Chest pain associated with costochondritis is usually preceded by exercise, minor trauma, or an upper respiratory infection.
- The pain usually will be sharp and located on your front chest wall. It may radiate to your back or abdomen and is more common on your left side.
- The most common sites of pain are your fourth, fifth, and sixth ribs. This pain increases as you move your trunk or take deep breaths. Conversely, it decreases as your movement stops or with quiet breathing.
- The reproducible tenderness you feel when you press on the rib joints (costochondral junctions) is a constant feature of costochondritis. Without this tenderness, a diagnosis of costochondritis is unlikely.
- Tietze syndrome, on the other hand, exhibits swellings at the rib-cartilage junction. Costochondritis has no noticeable swelling. Neither condition involves pus or abscess formation.
- Tietze syndrome usually affects the junctions at the second and third ribs. The swelling may last for several months. The syndrome can develop as a complication of surgery on your sternum months to years after the operation.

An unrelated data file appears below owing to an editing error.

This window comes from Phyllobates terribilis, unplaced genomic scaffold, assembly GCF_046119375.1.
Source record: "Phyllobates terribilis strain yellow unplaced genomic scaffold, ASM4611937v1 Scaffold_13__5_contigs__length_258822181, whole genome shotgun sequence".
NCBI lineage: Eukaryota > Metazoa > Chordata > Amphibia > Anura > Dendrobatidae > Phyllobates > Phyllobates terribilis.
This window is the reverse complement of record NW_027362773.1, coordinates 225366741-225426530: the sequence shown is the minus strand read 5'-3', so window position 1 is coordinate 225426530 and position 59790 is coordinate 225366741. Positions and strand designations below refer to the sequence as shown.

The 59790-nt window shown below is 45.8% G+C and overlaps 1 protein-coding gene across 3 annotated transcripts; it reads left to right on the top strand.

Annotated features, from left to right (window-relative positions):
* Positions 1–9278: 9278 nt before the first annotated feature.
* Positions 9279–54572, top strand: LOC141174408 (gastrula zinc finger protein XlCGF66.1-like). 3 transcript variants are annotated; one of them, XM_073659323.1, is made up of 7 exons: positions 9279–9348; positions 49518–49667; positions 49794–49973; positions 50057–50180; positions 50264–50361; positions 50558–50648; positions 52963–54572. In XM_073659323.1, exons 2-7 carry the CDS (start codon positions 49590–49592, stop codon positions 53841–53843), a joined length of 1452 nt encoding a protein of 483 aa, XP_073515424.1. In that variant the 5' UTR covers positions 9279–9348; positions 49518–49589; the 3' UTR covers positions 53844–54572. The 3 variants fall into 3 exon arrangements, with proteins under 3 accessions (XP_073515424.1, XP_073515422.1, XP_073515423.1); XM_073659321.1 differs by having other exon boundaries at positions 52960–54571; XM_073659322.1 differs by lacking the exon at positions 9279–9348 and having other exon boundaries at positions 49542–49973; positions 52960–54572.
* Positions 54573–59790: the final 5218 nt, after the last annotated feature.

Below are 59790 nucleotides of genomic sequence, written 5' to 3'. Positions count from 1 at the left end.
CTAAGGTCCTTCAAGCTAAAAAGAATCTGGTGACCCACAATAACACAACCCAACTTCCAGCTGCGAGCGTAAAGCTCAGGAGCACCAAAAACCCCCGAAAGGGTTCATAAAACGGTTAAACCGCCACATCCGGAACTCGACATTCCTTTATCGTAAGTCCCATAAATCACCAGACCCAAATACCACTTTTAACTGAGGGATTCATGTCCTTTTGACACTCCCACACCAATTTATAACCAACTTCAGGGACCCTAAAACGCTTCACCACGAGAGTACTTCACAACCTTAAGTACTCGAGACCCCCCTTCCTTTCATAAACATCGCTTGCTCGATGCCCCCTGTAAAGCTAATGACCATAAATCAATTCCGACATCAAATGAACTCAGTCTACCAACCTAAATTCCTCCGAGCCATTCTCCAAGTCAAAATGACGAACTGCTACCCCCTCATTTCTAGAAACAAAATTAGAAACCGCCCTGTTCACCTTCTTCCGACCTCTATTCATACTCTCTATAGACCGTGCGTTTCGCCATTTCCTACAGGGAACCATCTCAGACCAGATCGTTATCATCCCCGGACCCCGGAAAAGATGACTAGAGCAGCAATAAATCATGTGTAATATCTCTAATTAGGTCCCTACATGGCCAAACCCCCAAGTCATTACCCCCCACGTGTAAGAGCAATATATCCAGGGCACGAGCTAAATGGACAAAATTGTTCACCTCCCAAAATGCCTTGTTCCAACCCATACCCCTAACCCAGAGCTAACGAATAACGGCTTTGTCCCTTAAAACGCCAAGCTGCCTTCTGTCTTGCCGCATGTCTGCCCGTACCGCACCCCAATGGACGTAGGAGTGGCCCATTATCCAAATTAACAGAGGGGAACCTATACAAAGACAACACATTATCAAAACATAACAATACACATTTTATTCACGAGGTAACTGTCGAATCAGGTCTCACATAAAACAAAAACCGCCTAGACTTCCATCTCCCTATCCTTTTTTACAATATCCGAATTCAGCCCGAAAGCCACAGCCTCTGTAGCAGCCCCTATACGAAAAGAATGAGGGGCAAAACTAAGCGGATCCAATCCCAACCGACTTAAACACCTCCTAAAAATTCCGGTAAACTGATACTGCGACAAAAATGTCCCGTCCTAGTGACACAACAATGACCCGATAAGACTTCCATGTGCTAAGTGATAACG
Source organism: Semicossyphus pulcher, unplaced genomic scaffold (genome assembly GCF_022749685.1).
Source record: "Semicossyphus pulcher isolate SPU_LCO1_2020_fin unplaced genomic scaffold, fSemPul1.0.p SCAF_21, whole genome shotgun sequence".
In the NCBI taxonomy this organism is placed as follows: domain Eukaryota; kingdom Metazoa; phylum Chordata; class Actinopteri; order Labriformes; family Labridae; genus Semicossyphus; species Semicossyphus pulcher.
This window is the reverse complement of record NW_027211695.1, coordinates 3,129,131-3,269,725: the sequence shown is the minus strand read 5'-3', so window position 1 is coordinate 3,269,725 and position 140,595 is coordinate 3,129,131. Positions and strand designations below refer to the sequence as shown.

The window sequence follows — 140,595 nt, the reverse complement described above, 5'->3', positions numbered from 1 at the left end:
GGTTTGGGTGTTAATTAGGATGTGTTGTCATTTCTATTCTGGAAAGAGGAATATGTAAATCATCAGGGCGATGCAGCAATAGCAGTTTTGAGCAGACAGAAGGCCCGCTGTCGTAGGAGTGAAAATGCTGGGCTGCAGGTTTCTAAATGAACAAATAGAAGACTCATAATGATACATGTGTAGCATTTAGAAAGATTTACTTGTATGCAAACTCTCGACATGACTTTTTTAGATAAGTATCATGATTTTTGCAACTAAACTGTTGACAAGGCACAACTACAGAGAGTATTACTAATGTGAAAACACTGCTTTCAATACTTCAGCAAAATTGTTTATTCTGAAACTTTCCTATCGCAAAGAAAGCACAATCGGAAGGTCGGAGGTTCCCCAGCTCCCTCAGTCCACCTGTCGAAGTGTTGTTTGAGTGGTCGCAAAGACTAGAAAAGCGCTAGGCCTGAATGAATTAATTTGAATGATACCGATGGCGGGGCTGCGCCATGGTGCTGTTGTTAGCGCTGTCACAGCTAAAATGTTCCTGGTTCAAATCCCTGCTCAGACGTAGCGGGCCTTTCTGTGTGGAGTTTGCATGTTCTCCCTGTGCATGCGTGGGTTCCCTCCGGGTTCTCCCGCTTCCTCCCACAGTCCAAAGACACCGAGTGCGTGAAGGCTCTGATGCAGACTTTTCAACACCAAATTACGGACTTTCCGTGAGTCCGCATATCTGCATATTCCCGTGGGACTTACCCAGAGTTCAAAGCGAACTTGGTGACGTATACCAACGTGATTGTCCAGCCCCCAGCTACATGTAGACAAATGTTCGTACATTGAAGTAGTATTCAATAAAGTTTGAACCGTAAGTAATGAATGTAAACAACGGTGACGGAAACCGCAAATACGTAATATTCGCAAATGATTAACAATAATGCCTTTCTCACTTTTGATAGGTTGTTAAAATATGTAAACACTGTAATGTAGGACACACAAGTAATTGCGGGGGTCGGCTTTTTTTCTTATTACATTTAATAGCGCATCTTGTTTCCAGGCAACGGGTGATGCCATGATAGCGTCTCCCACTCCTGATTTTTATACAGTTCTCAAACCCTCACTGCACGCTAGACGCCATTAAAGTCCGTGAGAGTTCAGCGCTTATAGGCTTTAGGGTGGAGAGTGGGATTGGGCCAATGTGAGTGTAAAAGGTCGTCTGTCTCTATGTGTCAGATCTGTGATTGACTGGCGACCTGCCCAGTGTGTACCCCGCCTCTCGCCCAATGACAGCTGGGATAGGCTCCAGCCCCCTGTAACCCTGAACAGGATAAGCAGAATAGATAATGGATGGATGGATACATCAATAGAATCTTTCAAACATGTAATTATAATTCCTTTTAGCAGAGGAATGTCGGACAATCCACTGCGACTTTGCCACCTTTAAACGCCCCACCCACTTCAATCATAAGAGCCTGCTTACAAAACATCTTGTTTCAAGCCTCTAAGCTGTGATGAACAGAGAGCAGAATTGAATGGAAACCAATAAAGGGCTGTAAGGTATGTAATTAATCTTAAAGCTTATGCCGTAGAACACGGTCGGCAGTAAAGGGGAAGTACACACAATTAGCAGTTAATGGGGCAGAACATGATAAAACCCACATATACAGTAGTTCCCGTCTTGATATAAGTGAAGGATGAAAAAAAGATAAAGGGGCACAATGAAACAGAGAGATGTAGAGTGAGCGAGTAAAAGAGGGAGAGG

- When costochondritis occurs as a result of infection after surgery, you will see redness, swelling, or pus discharge at the site of the surgery.
When to Seek Medical Care
Call the doctor for any of the following symptoms:
Go to a hospital's emergency room if you have difficulty breathing or any of the following symptoms occur. These symptoms are generally not associated with costochondritis:
High fever not responding to fever-reducers such as acetaminophen (Tylenol) or ibuprofen (Advil)
- Signs of infection at the tender spot, such as pus, redness, increased pain, and swelling
- Persistent chest pain of any type associated with nausea, sweating, left arm pain, or any generalized chest pain that is not well localized. These may be signs of a heart attack. If you are not sure what is causing your condition, always go to the emergency room.